A Novel Research and Diagnostics Tool for Monitoring the Anti-Proliferative Innate Immune Messenger (2-5A) In Vitro and In Vivo

Web Published:


Princeton Docket # 16-3188-1


Researchers at Princeton University, Department of Molecular Biology, have developed a novel research and diagnostics tool for detection of an intracellular stress signal 2',5'-linked oligoadenylate (2-5A).


2-5A is a small RNA-like signal that activates the human receptor pseudokinase, RNase L. RNase L is a candidate tumor suppressor in hereditary prostate cancer and breast cancer. RNase L is key for  antibacterial defense, antiviral defense, growth, insulin response and adipocyte differentiation. Researchers found that the RNase L•2-5A complex inhibits cell proliferation and adhesion by activating the same RNA decay program as the metastasis-controlling microRNA, miR-200. RNase L achieves this directly, without using miR-200.


Researchers solved the crystal structure of the 2-5A-sensor domain of human RNase L, which provided the rationale for building light-emitting reporter proteins for monitoring 2-5A biochemically, in live cells and in animals. This platform can be used for studies of the RNase L pathway, probing the 2-5A production in disease models or patient samples, and is scalable for high-throughput screening for small molecule modulators of the 2-5A/RNase L signaling in live cells and in biochemical assays.


Elevated 2-5A levels predict an active miR-200-like program, and could mark a low-proliferative cellular state, apoptosis, a presence of a viral infection, cell damage, interferon response, inflammation, cell loss, or a degenerative disease. Low 2-5A levels are expected to mark a highly proliferative state and metastasis. Small molecule modulators discovered with the reporter system are thus expected to provide corrective measures for infectious, inflammatory or neoplastic diseases.



•       High-throughput screening platform for new types of drugs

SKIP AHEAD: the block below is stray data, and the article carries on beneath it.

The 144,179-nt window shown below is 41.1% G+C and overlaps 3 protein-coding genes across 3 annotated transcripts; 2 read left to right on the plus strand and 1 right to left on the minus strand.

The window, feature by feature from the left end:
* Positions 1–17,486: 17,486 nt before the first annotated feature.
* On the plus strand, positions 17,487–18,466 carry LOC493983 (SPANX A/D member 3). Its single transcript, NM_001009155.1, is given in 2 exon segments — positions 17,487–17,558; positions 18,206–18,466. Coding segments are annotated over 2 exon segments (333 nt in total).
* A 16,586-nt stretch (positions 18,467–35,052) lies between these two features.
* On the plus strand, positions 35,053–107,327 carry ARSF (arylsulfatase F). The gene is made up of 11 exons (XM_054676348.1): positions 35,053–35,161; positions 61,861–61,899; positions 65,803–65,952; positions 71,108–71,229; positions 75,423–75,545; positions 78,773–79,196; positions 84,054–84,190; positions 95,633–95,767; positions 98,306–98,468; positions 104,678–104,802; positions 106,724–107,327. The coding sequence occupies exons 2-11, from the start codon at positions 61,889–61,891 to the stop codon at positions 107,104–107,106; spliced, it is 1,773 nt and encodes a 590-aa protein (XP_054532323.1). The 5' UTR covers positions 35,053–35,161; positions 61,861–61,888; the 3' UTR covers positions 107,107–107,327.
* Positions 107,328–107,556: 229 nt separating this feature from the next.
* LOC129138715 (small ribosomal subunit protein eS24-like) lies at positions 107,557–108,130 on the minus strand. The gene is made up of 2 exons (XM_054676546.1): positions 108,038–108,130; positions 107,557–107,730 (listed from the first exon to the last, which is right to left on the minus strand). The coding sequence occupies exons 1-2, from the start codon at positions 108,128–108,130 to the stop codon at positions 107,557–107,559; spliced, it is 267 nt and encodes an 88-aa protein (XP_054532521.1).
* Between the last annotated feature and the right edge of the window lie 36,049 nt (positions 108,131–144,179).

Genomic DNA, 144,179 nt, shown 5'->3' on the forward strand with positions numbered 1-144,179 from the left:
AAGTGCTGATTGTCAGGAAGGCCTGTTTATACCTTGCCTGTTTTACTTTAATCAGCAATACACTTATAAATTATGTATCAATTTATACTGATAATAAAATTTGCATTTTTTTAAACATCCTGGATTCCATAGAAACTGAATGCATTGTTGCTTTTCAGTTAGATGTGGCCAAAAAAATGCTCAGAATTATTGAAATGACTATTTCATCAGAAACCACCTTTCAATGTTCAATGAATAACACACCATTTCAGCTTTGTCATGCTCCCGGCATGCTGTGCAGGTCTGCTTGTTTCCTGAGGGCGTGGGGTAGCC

o       anti-proliferative

  o       anti-metastatic

  o       anti-viral


•       Diagnostics/biomarker discovery for

  o       infections

  o       cancer & EMT

  o       inflammatory diseases


•       Research tool for

  o       interferon/inflammatory response

  o       cancer



•       Light-based signal

•       First sensor capable of detecting 2-5A in live cells

•       Suitable for 2-5A detection in tissue samples

•       Scalable for high-throughput drug screens

•       Compatible with biochemical assays and live cell assays




Han, Y., Whitney, G., Donovan, J., and Korennykh, A. Innate Immune Messenger 2-5A Tethers Human RNase L into Active High-Order Complexes. Cell Reports 2(4), (2012), pp. 902-913.


Jesse Donovan, Matt Dufner, Alexei Korennykh. Structural basis for cytosolic double-stranded RNA surveillance by human oligoadenylate synthetase 1.

PNAS 110(5), (2013) pp. 1652-1657


Sneha Rath, Jesse Donovan, Gena Whitney, Alisha Chitrakar, Wei Wang, and Alexei Korennykh, Human RNase L Tunes Gene Expression by Selectively Destabilizing the MicroRNA-Regulated Transcriptome. PNAS 112(52), (2015) pp. 15916–15921


The Faculty Inventor

Alexei Korennykh is an Assistant Professor of Molecular Biology. The central theme of his research is to understand mechanisms of RNA-dependent signal transduction in the human immune system and during stress responses associated with human diseases. They use X-ray crystallography, biochemistry, biophysics and cell biology to understand structures, functions and regulation of the key human proteins, RNA, intracellular messengers, and their complexes.


Intellectual Property & Development status

Patent protection is pending.

Princeton is currently seeking commercial partners for the further development and commercialization of this opportunity.



Laurie Tzodikov

Princeton University Office of Technology Licensing • (609) 258-7256• tzodikov@princeton.edu

Xin (Shane) Peng

Princeton University Office of Technology Licensing • (609) 258-5579• xinp@princeton.edu


Patent Information:
For Information, Contact:
Laurie Tzodikov
Licensing Associates
Princeton University
Alexei Korennykh
Alisha Chitrakar
Jesse Donovan